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It’s more than likely a school night. A light glows from a room in Sacramento. A microphone plugged into a karaoke machine hangs from the rafters of a teenage bedroom. Toiling below the mic, two pre-teen punk rock hopefuls sit in front of their instruments and begin picking through notes, forming what will be the first song of their catalogue. It’s 2007, and the members of Dog Party are 11 and 9 years old.
Sisters Gwen and Lucy formed the band out of a love for ’70s and ’80s punk music. Encouraged by their parents, they quickly blazed a trail most independent musicians would envy. Since 2007, the group has released two full-length records and is preparing to release their third (Lost Control) with the help of Mike Park and Asian Man Records. The girls have merch, a record deal, and they’ve just completed yet another national tour. Side note: they still tour with their parents. And yes at 17, Gwendolyn has just gotten her driver’s license, but points out she wont be able to legally drive her bandmate/sister until she is 18, due to California state law.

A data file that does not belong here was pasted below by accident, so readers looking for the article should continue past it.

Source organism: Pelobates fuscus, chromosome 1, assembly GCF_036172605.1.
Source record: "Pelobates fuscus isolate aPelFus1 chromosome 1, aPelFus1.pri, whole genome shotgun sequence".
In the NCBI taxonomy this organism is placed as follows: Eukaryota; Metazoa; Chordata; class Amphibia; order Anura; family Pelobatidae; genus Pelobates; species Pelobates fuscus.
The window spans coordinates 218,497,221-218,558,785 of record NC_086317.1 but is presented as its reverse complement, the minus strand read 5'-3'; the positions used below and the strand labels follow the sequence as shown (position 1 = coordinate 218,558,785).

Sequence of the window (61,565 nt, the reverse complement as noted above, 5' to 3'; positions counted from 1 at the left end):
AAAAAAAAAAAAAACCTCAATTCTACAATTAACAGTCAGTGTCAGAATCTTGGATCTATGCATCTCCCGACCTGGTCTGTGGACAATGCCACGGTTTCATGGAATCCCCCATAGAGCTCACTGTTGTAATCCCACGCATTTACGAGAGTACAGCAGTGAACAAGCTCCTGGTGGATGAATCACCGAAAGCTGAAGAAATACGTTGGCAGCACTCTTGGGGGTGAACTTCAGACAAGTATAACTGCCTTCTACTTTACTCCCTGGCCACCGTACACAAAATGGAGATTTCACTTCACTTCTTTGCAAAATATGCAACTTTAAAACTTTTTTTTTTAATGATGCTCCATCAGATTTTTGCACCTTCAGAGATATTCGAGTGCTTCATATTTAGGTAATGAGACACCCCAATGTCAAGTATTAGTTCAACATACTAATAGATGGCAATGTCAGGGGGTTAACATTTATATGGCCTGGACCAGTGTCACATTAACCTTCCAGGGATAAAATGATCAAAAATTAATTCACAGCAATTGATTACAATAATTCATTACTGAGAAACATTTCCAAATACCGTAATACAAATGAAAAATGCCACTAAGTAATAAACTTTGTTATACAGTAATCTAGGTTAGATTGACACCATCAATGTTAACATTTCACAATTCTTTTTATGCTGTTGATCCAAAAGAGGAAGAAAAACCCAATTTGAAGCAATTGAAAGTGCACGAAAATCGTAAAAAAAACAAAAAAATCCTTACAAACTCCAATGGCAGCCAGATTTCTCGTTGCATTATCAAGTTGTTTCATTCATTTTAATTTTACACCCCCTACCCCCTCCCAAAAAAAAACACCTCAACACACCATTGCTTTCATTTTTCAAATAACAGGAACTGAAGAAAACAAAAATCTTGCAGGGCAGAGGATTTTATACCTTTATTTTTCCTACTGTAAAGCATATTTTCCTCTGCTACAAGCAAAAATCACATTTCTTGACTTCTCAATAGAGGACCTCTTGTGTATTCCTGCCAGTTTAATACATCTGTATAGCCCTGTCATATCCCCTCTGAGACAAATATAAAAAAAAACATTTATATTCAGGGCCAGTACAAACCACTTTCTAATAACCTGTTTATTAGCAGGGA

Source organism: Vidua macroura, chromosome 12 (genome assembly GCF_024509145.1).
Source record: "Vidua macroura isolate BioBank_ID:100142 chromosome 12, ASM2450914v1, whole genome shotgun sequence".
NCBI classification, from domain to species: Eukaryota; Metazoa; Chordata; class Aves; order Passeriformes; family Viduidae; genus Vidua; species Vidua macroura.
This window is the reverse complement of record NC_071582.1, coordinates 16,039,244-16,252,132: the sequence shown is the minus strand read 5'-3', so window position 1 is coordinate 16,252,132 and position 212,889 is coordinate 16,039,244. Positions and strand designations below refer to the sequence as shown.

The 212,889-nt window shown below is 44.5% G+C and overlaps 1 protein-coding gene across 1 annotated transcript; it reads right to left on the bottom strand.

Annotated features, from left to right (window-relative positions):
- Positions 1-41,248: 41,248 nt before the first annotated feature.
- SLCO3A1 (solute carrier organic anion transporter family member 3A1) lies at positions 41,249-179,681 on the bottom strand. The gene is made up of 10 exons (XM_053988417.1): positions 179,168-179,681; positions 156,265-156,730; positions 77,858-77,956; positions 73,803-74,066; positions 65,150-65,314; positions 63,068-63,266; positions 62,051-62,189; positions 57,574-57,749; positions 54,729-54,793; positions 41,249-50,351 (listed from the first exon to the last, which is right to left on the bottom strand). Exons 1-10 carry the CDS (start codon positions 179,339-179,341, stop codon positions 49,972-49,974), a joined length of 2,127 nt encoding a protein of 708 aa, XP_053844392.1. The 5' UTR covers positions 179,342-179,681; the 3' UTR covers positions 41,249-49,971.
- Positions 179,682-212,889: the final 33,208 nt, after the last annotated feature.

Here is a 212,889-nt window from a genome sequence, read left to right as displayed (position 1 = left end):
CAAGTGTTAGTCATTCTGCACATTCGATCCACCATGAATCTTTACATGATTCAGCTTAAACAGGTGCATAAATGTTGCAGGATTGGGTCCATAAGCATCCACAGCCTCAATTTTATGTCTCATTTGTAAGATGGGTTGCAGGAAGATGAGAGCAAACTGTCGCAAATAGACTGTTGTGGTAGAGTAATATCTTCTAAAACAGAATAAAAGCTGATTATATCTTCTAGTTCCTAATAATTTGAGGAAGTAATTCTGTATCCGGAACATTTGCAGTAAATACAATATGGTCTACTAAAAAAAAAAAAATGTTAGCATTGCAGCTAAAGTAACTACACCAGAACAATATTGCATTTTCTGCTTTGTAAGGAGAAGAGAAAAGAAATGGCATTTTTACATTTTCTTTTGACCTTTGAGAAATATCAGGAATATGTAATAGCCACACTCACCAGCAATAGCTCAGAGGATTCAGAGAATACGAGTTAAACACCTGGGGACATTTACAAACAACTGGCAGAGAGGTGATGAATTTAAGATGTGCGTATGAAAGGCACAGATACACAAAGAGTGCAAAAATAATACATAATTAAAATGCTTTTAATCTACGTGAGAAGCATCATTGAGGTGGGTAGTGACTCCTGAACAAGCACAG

The interesting thing about Dog Party is that they’re incredibly well behaved. Although it’s interesting on paper, the 17-year-old with the guitar and the record deal is surprisingly normal. Dog Party likes playing shows, but goes so far as in our interview to point out that, “During the school year we try not to play too many shows during the week. We just played a show last night (Thursday) and it was really tough! I had an essay that I had to work on the entire time, and even missed our friend’s band, who I really wanted to see. We just have to really manage our time.”
Their latest effort, Lost Control, is incredibly accomplished. Their sound lies somewhere between The Runaways and Best Coast (emphasis lying arguably on the latter, somewhat unintentionally). Their new record was recorded on tape, a process the girls prefer over digital, as recording to tape is, as they put it, “more genuine, more raw and full of energy.” This begs the question: What garage band do you know that’s made it through three records? Better question, what 15-year-old has an opinion on tape vs. digital that they can actually back up via a catalogue?
This isn’t meant to be patronizing, either. A quick jog around the Internet exposes interview after interview of the same question regarding school, boys, age, parents etc. Dog Party basically answers the same ‘Top 5’ questions worldwide. No wonder they have a publicist. I imagine at this point answers can simply be copied and pasted. Their story begs another question: How important is age in music these days? Was Dog Party arguably too young at its inception? Do they often feel patronized due to it? They’re also both female and in the punk scene, and although we’d like to think that was all cleared up by Ms. Hanna (Kathleen) back in the ’90s, is still mostly a major issue.